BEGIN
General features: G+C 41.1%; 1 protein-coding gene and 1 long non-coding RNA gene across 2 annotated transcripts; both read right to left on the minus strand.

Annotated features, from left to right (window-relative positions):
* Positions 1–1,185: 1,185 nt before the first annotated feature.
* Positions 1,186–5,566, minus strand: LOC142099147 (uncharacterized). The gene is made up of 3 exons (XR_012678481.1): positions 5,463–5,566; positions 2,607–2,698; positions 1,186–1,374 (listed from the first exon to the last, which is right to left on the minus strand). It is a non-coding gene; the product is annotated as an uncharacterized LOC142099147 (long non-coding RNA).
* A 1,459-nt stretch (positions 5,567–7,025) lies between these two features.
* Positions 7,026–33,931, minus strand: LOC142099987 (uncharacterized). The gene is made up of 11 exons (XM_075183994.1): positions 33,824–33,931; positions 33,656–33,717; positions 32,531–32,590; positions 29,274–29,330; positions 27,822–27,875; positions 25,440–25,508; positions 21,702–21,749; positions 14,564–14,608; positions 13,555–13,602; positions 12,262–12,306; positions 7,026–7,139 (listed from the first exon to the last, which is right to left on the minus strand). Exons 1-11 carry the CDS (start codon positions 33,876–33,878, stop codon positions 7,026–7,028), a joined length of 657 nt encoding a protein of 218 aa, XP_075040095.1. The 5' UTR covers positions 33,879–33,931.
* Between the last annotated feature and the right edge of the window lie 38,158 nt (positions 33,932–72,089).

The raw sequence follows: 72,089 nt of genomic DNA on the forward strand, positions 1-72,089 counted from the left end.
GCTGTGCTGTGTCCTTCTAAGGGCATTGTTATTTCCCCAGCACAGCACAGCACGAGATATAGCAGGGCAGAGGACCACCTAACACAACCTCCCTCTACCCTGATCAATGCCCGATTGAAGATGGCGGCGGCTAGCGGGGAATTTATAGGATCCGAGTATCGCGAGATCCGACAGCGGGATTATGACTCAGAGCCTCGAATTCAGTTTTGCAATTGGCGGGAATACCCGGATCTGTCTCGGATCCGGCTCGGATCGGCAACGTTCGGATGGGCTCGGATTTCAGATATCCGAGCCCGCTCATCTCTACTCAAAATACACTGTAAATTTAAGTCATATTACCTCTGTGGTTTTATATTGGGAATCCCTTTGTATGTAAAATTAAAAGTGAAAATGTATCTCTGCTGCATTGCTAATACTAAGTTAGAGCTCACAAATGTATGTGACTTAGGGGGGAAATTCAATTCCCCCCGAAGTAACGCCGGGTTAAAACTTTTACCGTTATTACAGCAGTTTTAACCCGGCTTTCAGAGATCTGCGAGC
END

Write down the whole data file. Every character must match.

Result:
General features: G+C 41.1%; 1 protein-coding gene and 1 long non-coding RNA gene across 2 annotated transcripts; both read right to left on the minus strand.

Annotated features, from left to right (window-relative positions):
* Positions 1–1,185: 1,185 nt before the first annotated feature.
* Positions 1,186–5,566, minus strand: LOC142099147 (uncharacterized). The gene is made up of 3 exons (XR_012678481.1): positions 5,463–5,566; positions 2,607–2,698; positions 1,186–1,374 (listed from the first exon to the last, which is right to left on the minus strand). It is a non-coding gene; the product is annotated as an uncharacterized LOC142099147 (long non-coding RNA).
* A 1,459-nt stretch (positions 5,567–7,025) lies between these two features.
* Positions 7,026–33,931, minus strand: LOC142099987 (uncharacterized). The gene is made up of 11 exons (XM_075183994.1): positions 33,824–33,931; positions 33,656–33,717; positions 32,531–32,590; positions 29,274–29,330; positions 27,822–27,875; positions 25,440–25,508; positions 21,702–21,749; positions 14,564–14,608; positions 13,555–13,602; positions 12,262–12,306; positions 7,026–7,139 (listed from the first exon to the last, which is right to left on the minus strand). Exons 1-11 carry the CDS (start codon positions 33,876–33,878, stop codon positions 7,026–7,028), a joined length of 657 nt encoding a protein of 218 aa, XP_075040095.1. The 5' UTR covers positions 33,879–33,931.
* Between the last annotated feature and the right edge of the window lie 38,158 nt (positions 33,932–72,089).

The raw sequence follows: 72,089 nt of genomic DNA on the forward strand, positions 1-72,089 counted from the left end.
GCTGTGCTGTGTCCTTCTAAGGGCATTGTTATTTCCCCAGCACAGCACAGCACGAGATATAGCAGGGCAGAGGACCACCTAACACAACCTCCCTCTACCCTGATCAATGCCCGATTGAAGATGGCGGCGGCTAGCGGGGAATTTATAGGATCCGAGTATCGCGAGATCCGACAGCGGGATTATGACTCAGAGCCTCGAATTCAGTTTTGCAATTGGCGGGAATACCCGGATCTGTCTCGGATCCGGCTCGGATCGGCAACGTTCGGATGGGCTCGGATTTCAGATATCCGAGCCCGCTCATCTCTACTCAAAATACACTGTAAATTTAAGTCATATTACCTCTGTGGTTTTATATTGGGAATCCCTTTGTATGTAAAATTAAAAGTGAAAATGTATCTCTGCTGCATTGCTAATACTAAGTTAGAGCTCACAAATGTATGTGACTTAGGGGGGAAATTCAATTCCCCCCGAAGTAACGCCGGGTTAAAACTTTTACCGTTATTACAGCAGTTTTAACCCGGCTTTCAGAGATCTGCGAGC